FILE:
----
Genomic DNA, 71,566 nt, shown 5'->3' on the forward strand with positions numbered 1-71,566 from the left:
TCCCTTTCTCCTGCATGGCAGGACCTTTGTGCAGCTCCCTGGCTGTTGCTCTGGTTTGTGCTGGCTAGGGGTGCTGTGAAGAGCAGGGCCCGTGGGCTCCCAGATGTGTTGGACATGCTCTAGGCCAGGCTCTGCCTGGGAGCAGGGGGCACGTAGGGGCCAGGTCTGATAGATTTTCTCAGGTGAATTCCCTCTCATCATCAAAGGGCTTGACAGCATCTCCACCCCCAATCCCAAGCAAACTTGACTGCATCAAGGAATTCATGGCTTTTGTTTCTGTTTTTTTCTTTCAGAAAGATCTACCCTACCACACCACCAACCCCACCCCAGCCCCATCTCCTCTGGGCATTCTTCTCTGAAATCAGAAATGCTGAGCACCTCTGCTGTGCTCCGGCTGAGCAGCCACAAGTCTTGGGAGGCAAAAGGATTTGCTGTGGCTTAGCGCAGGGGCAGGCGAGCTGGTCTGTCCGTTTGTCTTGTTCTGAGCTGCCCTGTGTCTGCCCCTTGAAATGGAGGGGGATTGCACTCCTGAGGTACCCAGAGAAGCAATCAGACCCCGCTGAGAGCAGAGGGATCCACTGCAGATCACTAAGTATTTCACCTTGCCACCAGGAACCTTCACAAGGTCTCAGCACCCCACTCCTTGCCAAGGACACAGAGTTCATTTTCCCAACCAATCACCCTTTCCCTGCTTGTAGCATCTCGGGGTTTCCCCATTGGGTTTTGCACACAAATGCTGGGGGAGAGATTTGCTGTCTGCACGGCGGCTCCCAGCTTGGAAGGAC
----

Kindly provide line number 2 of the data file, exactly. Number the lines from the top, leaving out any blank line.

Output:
TCCCTTTCTCCTGCATGGCAGGACCTTTGTGCAGCTCCCTGGCTGTTGCTCTGGTTTGTGCTGGCTAGGGGTGCTGTGAAGAGCAGGGCCCGTGGGCTCCCAGATGTGTTGGACATGCTCTAGGCCAGGCTCTGCCTGGGAGCAGGGGGCACGTAGGGGCCAGGTCTGATAGATTTTCTCAGGTGAATTCCCTCTCATCATCAAAGGGCTTGACAGCATCTCCACCCCCAATCCCAAGCAAACTTGACTGCATCAAGGAATTCATGGCTTTTGTTTCTGTTTTTTTCTTTCAGAAAGATCTACCCTACCACACCACCAACCCCACCCCAGCCCCATCTCCTCTGGGCATTCTTCTCTGAAATCAGAAATGCTGAGCACCTCTGCTGTGCTCCGGCTGAGCAGCCACAAGTCTTGGGAGGCAAAAGGATTTGCTGTGGCTTAGCGCAGGGGCAGGCGAGCTGGTCTGTCCGTTTGTCTTGTTCTGAGCTGCCCTGTGTCTGCCCCTTGAAATGGAGGGGGATTGCACTCCTGAGGTACCCAGAGAAGCAATCAGACCCCGCTGAGAGCAGAGGGATCCACTGCAGATCACTAAGTATTTCACCTTGCCACCAGGAACCTTCACAAGGTCTCAGCACCCCACTCCTTGCCAAGGACACAGAGTTCATTTTCCCAACCAATCACCCTTTCCCTGCTTGTAGCATCTCGGGGTTTCCCCATTGGGTTTTGCACACAAATGCTGGGGGAGAGATTTGCTGTCTGCACGGCGGCTCCCAGCTTGGAAGGAC